Mental Health

According to a report by the Office of the Special Representative of the Secretary-General on Violence against Children, “more than 1 billion children – half of all children in the world – are exposed to violence every year”. In Pakistan, Sahil, a local child rights organization states that at least 8 children faced abuse each day in 2020. We know that those statistics only stand for the tip of the iceberg.

To break the intergenerational cycle of violence, and eventually create a safe and conducive society for our children, it is critical to focus on adequately preventing and responding to Violence Against children (VAC), Violence against Women (VAW) and GBV in general. To this end, ensuring that mental health is taken into consideration and integrated into a systemic child protection and child justice mechanism is critical.

Check below to learn more about GDP’s work related to clinical and non-clinical mental health. 

1. Children’s Participation in High-Level Political Forum 2021

Children from around the world including Pakistani children participated in the High Level Political Forum 2021 to emphasize on the need to improve mental health which is the finding of the CovidUnder19 global survey in which 26,000 children participated.

  • Click on the  link below to read the joint statement and call to action:
  • Please click on the link below to read the report Hidden Scars: the impact of violence and the COVID-19 pandemic on children’s mental health.

2. GDP Collaborates with MHPSS to extend Psycho-social Support at Community Level

Mental Health and Psychosocial Support (MHPSS) is an initiative launched by the Pakistani Ministry of Planning, Development, and Special Initiatives as part of its emergency response to the COVID-19; it is funded by UNICEF Pakistan. The aim of this initiative is to develop an evidence-driven MHPSS model which is right-based, scalable, and sustainable.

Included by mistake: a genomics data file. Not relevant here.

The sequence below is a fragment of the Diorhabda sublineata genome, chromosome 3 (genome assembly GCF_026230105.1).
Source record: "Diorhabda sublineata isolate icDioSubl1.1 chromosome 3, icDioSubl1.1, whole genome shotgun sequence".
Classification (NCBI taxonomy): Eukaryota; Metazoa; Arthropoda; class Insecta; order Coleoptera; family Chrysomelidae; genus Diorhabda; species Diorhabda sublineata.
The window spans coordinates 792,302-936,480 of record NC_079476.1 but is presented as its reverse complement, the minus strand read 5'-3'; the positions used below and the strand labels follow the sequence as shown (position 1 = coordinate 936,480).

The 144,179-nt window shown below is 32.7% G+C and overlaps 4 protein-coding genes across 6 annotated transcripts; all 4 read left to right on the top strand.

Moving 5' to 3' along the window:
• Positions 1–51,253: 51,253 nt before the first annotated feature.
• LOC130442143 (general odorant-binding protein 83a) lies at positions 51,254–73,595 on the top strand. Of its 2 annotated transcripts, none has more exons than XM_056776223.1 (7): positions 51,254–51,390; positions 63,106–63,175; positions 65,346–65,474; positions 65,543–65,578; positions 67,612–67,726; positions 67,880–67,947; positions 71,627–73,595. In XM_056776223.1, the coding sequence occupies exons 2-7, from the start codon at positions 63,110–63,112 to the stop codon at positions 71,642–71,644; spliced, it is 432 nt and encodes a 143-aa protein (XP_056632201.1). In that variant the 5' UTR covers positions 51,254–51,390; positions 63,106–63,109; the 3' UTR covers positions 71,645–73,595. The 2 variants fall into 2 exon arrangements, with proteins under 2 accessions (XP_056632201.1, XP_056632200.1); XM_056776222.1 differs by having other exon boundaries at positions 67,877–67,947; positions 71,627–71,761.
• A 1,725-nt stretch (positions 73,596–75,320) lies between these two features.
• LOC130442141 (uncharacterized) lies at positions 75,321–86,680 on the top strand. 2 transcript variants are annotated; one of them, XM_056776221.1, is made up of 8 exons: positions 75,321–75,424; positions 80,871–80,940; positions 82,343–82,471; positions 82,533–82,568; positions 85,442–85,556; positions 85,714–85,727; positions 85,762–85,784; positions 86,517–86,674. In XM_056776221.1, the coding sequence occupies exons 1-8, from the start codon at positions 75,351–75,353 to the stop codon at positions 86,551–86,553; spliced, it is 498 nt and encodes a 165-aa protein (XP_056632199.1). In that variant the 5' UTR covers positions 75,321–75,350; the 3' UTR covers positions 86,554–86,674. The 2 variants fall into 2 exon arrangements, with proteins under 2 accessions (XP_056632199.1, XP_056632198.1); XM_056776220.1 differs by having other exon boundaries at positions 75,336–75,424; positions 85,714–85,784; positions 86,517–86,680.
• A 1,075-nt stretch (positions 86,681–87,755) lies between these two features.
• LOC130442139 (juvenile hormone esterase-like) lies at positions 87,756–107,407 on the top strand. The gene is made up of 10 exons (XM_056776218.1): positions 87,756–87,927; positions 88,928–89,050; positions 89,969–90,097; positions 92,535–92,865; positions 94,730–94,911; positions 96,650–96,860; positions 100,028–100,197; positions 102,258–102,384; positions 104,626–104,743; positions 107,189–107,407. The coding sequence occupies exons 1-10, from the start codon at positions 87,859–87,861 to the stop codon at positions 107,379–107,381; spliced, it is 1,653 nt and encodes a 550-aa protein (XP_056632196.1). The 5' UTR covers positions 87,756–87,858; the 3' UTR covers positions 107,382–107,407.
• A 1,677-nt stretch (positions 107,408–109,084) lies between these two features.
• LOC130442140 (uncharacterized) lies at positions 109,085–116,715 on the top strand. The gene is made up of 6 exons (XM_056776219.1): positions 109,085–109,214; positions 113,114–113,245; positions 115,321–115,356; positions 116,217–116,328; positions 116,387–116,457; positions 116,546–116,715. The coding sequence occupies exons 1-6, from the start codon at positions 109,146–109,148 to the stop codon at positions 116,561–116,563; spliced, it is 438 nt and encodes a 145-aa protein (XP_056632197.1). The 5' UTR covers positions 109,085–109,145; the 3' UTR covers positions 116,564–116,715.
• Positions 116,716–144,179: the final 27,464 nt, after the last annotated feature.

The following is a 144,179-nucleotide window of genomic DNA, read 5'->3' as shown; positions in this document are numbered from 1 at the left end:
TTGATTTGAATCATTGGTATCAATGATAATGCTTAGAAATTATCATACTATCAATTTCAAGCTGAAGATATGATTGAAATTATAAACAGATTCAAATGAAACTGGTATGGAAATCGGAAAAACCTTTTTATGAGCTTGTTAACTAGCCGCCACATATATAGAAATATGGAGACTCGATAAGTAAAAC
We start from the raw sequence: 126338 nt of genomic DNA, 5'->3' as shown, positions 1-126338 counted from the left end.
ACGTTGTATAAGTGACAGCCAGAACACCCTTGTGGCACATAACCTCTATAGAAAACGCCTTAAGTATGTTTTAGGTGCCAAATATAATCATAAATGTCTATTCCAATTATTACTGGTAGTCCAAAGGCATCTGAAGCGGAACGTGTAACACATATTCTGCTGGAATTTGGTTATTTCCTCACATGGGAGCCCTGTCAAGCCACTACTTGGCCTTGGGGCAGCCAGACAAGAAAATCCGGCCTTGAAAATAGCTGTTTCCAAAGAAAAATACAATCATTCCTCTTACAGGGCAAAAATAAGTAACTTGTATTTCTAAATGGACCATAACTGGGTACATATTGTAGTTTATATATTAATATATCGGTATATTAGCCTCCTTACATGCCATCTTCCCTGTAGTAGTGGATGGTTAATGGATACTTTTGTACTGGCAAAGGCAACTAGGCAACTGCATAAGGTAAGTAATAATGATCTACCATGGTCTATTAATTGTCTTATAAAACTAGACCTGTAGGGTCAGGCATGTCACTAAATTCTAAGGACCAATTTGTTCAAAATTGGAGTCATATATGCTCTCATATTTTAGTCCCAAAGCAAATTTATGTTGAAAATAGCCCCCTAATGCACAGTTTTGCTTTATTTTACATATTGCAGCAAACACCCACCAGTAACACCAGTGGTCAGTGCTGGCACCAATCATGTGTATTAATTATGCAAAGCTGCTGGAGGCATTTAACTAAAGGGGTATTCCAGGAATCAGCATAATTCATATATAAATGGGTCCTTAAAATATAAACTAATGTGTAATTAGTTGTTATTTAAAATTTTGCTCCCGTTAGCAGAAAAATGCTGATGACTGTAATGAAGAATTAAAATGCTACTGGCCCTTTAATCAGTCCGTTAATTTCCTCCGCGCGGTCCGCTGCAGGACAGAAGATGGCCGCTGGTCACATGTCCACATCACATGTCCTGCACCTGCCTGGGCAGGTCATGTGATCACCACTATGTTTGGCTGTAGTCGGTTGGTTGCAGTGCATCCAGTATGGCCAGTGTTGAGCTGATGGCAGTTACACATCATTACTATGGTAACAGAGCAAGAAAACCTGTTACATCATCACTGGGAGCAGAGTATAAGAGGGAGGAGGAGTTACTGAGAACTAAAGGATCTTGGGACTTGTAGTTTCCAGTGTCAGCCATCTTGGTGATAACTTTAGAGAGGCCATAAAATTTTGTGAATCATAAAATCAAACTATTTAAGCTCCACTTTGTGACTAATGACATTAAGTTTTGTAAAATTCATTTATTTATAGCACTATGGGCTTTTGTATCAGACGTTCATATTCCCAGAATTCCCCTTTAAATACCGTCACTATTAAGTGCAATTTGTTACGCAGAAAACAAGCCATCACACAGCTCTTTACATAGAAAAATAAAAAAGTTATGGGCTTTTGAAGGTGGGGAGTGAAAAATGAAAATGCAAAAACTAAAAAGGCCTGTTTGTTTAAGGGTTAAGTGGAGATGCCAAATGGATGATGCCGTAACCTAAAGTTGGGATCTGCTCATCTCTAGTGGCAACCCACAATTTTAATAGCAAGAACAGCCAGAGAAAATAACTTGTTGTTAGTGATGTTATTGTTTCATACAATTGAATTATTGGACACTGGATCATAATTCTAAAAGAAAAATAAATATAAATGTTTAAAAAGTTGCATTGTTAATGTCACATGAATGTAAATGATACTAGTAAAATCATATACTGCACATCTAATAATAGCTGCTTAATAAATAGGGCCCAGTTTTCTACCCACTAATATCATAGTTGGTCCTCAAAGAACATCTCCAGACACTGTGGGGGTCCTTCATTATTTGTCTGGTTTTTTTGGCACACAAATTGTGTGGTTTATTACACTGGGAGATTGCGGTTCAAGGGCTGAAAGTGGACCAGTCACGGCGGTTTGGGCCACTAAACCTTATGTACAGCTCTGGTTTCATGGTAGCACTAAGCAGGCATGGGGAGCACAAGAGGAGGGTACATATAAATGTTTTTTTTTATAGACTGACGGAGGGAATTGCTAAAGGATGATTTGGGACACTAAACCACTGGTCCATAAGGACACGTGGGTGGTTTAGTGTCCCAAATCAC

The initiatives aim at raising public awareness for both the psychosocial well-being of at-risk populations and address the stigma and discrimination of infected populations. Group Development Pakistan (GDP) has partnered with MHPSS to reach out to vulnerable children, adolescents, and their families in ICT for extending mental health support.
To date, 13 GDP staff have been trained via the MHPSS program.

3. International Journal of Risk and Recovery; “Forensic Psychiatry in Pakistan: An Update.

This article was written by Dr. Tariq Hassan (Forensic Psychiatrist), advocate Wajahat Ali Malik, Cameron Arnold, and Ahila Vithiananthan (Department of Psychiatry, Queen’s University). It acknowledges GDP’s contribution to those historic efforts to promote a mental health perspective while addressing crimes impacting children (as accused, witnesses, or victims).

Please click on the link to read the article: https://tinyurl.com/yat4vpa4